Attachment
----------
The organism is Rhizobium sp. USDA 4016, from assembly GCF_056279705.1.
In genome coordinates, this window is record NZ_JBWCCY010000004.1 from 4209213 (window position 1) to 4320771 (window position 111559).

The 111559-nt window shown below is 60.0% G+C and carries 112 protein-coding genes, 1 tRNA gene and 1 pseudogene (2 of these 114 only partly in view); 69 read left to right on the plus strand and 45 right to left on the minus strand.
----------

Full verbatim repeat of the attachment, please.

The organism is Rhizobium sp. USDA 4016, from assembly GCF_056279705.1.
In genome coordinates, this window is record NZ_JBWCCY010000004.1 from 4209213 (window position 1) to 4320771 (window position 111559).

The 111559-nt window shown below is 60.0% G+C and carries 112 protein-coding genes, 1 tRNA gene and 1 pseudogene (2 of these 114 only partly in view); 69 read left to right on the plus strand and 45 right to left on the minus strand.